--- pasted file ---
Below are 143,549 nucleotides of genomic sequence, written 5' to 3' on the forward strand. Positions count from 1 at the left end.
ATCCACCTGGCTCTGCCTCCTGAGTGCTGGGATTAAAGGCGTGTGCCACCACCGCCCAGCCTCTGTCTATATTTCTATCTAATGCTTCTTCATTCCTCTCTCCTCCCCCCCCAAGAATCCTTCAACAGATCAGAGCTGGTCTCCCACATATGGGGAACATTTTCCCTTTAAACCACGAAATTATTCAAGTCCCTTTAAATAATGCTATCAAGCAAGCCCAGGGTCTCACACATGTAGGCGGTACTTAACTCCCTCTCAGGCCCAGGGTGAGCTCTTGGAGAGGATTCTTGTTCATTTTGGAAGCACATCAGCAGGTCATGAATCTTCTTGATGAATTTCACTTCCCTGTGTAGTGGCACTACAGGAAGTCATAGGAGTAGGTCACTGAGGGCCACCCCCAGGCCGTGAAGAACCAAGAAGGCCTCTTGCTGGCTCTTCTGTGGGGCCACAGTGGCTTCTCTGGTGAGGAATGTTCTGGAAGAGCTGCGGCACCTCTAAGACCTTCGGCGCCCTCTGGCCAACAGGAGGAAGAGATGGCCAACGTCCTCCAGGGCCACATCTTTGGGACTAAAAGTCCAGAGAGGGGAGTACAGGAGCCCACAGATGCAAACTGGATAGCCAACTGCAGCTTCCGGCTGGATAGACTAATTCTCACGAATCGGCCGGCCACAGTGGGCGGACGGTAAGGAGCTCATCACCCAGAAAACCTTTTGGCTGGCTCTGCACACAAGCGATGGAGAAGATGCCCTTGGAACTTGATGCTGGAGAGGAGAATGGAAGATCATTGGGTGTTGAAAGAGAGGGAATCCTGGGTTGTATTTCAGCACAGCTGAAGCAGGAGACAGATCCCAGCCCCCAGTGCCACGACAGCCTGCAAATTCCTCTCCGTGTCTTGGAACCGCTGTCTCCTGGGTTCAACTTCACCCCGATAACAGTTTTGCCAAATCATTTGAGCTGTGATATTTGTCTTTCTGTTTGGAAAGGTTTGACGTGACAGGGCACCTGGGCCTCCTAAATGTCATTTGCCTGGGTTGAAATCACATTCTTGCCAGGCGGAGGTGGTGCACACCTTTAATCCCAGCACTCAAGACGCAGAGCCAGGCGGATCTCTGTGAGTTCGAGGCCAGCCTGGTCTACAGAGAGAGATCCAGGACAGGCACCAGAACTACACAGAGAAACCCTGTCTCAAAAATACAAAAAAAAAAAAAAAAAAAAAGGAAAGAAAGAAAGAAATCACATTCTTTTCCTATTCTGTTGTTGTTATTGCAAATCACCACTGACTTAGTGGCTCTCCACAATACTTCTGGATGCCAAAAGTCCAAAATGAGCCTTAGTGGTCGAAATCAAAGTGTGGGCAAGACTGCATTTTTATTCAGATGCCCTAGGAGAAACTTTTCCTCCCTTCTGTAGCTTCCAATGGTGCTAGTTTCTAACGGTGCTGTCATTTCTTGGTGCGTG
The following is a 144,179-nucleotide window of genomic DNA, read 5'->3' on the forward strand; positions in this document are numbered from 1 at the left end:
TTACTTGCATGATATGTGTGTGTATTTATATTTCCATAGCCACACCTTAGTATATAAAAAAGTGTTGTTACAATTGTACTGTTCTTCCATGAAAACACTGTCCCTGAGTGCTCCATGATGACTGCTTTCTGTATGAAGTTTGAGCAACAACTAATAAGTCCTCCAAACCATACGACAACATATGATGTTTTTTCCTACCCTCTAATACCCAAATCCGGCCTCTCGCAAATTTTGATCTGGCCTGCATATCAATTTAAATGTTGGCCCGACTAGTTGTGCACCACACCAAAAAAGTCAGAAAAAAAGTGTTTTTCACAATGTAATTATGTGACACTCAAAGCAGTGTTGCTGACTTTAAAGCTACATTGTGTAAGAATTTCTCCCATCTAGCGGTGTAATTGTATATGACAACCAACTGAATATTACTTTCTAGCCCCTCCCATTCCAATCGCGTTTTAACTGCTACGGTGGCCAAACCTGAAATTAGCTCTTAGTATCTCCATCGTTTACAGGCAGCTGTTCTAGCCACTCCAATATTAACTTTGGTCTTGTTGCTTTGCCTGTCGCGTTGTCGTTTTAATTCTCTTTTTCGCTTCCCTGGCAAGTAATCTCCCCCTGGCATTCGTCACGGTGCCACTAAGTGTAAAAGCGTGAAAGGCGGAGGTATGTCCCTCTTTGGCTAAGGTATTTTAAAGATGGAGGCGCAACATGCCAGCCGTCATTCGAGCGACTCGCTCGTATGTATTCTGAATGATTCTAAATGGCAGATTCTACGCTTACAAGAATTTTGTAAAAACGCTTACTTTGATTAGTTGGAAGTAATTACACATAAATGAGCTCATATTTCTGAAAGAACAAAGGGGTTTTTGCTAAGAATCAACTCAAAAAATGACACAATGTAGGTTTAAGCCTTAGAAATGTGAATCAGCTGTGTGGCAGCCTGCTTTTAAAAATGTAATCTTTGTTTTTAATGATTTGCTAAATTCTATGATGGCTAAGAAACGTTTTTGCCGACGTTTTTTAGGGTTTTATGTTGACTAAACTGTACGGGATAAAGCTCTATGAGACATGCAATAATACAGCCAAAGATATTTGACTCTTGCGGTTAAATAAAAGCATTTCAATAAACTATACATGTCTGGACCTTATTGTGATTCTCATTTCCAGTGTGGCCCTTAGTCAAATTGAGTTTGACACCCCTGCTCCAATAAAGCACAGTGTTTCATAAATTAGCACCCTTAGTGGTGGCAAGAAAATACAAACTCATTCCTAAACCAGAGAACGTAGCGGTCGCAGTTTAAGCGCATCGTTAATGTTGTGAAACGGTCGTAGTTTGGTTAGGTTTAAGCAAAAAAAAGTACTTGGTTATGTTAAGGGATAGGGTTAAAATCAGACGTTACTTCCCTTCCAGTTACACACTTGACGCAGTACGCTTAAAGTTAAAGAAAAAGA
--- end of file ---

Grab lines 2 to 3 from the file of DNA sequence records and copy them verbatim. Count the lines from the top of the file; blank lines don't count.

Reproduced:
ATCCACCTGGCTCTGCCTCCTGAGTGCTGGGATTAAAGGCGTGTGCCACCACCGCCCAGCCTCTGTCTATATTTCTATCTAATGCTTCTTCATTCCTCTCTCCTCCCCCCCCAAGAATCCTTCAACAGATCAGAGCTGGTCTCCCACATATGGGGAACATTTTCCCTTTAAACCACGAAATTATTCAAGTCCCTTTAAATAATGCTATCAAGCAAGCCCAGGGTCTCACACATGTAGGCGGTACTTAACTCCCTCTCAGGCCCAGGGTGAGCTCTTGGAGAGGATTCTTGTTCATTTTGGAAGCACATCAGCAGGTCATGAATCTTCTTGATGAATTTCACTTCCCTGTGTAGTGGCACTACAGGAAGTCATAGGAGTAGGTCACTGAGGGCCACCCCCAGGCCGTGAAGAACCAAGAAGGCCTCTTGCTGGCTCTTCTGTGGGGCCACAGTGGCTTCTCTGGTGAGGAATGTTCTGGAAGAGCTGCGGCACCTCTAAGACCTTCGGCGCCCTCTGGCCAACAGGAGGAAGAGATGGCCAACGTCCTCCAGGGCCACATCTTTGGGACTAAAAGTCCAGAGAGGGGAGTACAGGAGCCCACAGATGCAAACTGGATAGCCAACTGCAGCTTCCGGCTGGATAGACTAATTCTCACGAATCGGCCGGCCACAGTGGGCGGACGGTAAGGAGCTCATCACCCAGAAAACCTTTTGGCTGGCTCTGCACACAAGCGATGGAGAAGATGCCCTTGGAACTTGATGCTGGAGAGGAGAATGGAAGATCATTGGGTGTTGAAAGAGAGGGAATCCTGGGTTGTATTTCAGCACAGCTGAAGCAGGAGACAGATCCCAGCCCCCAGTGCCACGACAGCCTGCAAATTCCTCTCCGTGTCTTGGAACCGCTGTCTCCTGGGTTCAACTTCACCCCGATAACAGTTTTGCCAAATCATTTGAGCTGTGATATTTGTCTTTCTGTTTGGAAAGGTTTGACGTGACAGGGCACCTGGGCCTCCTAAATGTCATTTGCCTGGGTTGAAATCACATTCTTGCCAGGCGGAGGTGGTGCACACCTTTAATCCCAGCACTCAAGACGCAGAGCCAGGCGGATCTCTGTGAGTTCGAGGCCAGCCTGGTCTACAGAGAGAGATCCAGGACAGGCACCAGAACTACACAGAGAAACCCTGTCTCAAAAATACAAAAAAAAAAAAAAAAAAAAAGGAAAGAAAGAAAGAAATCACATTCTTTTCCTATTCTGTTGTTGTTATTGCAAATCACCACTGACTTAGTGGCTCTCCACAATACTTCTGGATGCCAAAAGTCCAAAATGAGCCTTAGTGGTCGAAATCAAAGTGTGGGCAAGACTGCATTTTTATTCAGATGCCCTAGGAGAAACTTTTCCTCCCTTCTGTAGCTTCCAATGGTGCTAGTTTCTAACGGTGCTGTCATTTCTTGGTGCGTG
The following is a 144,179-nucleotide window of genomic DNA, read 5'->3' on the forward strand; positions in this document are numbered from 1 at the left end: